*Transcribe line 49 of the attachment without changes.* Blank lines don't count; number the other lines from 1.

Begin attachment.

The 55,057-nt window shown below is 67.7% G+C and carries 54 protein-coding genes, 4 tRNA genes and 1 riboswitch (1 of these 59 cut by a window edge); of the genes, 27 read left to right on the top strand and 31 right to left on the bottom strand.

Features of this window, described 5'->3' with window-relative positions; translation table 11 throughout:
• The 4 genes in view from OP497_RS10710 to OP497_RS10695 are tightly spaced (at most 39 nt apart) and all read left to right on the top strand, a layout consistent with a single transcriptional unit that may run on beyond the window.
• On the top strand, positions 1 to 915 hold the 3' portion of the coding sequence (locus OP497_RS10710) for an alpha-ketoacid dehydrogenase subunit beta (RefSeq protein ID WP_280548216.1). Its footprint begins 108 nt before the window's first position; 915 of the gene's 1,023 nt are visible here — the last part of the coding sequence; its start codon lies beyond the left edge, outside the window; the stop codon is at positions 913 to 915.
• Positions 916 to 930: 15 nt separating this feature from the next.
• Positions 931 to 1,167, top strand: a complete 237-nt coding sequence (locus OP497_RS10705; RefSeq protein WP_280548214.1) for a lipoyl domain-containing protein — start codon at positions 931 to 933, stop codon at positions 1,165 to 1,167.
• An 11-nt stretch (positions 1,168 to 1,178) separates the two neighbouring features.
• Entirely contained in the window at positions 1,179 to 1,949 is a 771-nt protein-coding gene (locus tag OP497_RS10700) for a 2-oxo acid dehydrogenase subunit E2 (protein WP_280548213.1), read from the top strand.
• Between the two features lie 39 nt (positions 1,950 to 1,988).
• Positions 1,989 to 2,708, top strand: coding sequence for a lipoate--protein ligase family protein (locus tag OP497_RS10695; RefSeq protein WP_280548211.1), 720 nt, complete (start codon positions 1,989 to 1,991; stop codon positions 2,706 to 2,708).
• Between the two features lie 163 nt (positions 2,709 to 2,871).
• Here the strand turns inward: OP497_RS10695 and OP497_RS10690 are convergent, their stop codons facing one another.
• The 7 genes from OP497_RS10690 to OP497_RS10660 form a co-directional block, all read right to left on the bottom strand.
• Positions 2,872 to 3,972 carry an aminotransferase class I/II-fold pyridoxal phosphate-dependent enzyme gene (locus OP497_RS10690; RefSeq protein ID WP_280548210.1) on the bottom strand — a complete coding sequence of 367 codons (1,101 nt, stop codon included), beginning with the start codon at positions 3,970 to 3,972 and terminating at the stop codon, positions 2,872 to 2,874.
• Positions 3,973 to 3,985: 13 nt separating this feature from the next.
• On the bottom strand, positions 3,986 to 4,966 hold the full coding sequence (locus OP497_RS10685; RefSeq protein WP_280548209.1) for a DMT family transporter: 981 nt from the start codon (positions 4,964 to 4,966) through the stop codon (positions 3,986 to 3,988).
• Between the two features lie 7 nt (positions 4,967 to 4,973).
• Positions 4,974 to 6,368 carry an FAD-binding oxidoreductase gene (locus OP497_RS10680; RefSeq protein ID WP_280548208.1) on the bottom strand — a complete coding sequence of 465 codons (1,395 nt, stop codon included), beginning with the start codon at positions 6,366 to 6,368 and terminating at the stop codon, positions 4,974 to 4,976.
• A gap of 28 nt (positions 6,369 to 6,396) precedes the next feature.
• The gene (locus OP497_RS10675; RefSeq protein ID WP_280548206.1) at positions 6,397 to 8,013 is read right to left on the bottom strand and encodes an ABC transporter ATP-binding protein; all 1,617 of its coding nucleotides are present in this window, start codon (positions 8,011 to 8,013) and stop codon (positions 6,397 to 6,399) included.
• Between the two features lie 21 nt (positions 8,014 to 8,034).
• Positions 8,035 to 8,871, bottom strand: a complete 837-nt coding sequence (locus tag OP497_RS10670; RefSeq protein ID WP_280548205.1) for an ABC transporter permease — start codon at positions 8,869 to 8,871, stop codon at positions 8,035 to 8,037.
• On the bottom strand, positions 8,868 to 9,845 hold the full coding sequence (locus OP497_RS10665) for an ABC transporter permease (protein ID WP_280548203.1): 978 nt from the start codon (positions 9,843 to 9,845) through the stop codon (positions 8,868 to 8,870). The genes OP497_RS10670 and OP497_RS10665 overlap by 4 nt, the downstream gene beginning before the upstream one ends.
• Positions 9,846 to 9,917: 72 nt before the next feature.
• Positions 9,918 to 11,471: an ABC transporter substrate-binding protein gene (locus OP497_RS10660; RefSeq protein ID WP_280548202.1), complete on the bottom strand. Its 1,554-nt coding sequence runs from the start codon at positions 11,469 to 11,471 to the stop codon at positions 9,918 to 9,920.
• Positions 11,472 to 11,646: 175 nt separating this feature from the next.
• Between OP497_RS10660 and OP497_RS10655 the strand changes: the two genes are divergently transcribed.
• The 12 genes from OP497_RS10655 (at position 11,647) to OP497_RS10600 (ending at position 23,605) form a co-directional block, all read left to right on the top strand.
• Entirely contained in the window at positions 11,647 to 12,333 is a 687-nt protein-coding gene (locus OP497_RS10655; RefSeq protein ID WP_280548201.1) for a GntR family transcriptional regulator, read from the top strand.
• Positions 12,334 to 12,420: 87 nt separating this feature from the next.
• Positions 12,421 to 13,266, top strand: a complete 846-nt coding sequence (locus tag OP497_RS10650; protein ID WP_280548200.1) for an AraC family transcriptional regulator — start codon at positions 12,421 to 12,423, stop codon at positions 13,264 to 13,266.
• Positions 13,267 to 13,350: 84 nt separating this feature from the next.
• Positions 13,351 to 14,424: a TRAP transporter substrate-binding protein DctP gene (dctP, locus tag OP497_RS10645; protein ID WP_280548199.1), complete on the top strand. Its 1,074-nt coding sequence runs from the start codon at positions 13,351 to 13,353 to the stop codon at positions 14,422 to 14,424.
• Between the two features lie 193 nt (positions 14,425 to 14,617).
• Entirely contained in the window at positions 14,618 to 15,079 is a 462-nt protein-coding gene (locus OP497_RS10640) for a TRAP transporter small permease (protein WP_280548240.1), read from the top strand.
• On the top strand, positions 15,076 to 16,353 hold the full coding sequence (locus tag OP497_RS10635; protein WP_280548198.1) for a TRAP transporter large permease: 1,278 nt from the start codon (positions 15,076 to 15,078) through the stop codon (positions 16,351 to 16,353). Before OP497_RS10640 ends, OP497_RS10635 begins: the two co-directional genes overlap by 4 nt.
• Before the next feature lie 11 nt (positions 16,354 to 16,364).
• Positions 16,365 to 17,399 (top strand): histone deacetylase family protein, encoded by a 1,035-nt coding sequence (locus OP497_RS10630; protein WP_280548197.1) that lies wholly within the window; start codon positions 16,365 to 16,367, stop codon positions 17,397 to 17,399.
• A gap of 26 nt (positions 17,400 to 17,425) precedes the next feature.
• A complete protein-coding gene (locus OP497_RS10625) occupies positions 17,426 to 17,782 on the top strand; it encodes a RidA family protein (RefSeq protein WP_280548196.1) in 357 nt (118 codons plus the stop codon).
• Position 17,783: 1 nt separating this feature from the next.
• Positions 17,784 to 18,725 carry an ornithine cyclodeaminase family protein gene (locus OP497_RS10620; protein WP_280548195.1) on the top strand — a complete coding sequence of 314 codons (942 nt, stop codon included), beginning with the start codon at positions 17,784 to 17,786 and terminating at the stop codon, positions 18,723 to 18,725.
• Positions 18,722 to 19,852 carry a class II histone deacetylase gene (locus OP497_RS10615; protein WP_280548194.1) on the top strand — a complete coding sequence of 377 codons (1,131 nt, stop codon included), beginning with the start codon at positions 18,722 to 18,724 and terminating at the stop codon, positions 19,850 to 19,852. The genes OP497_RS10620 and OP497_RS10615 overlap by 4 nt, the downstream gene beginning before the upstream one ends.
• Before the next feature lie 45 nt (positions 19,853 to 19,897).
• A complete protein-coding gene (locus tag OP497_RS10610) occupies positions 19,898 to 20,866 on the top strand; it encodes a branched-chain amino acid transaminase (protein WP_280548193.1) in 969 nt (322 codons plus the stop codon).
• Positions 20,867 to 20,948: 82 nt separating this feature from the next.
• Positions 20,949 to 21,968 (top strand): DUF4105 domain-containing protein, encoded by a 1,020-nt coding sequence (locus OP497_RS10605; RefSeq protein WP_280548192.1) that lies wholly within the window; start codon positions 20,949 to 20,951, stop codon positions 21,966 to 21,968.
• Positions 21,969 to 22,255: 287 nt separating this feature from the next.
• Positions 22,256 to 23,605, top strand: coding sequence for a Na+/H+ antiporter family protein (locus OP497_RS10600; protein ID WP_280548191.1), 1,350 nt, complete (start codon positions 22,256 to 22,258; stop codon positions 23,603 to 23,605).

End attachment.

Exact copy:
• Positions 22,256 to 23,605, top strand: coding sequence for a Na+/H+ antiporter family protein (locus OP497_RS10600; protein ID WP_280548191.1), 1,350 nt, complete (start codon positions 22,256 to 22,258; stop codon positions 23,603 to 23,605).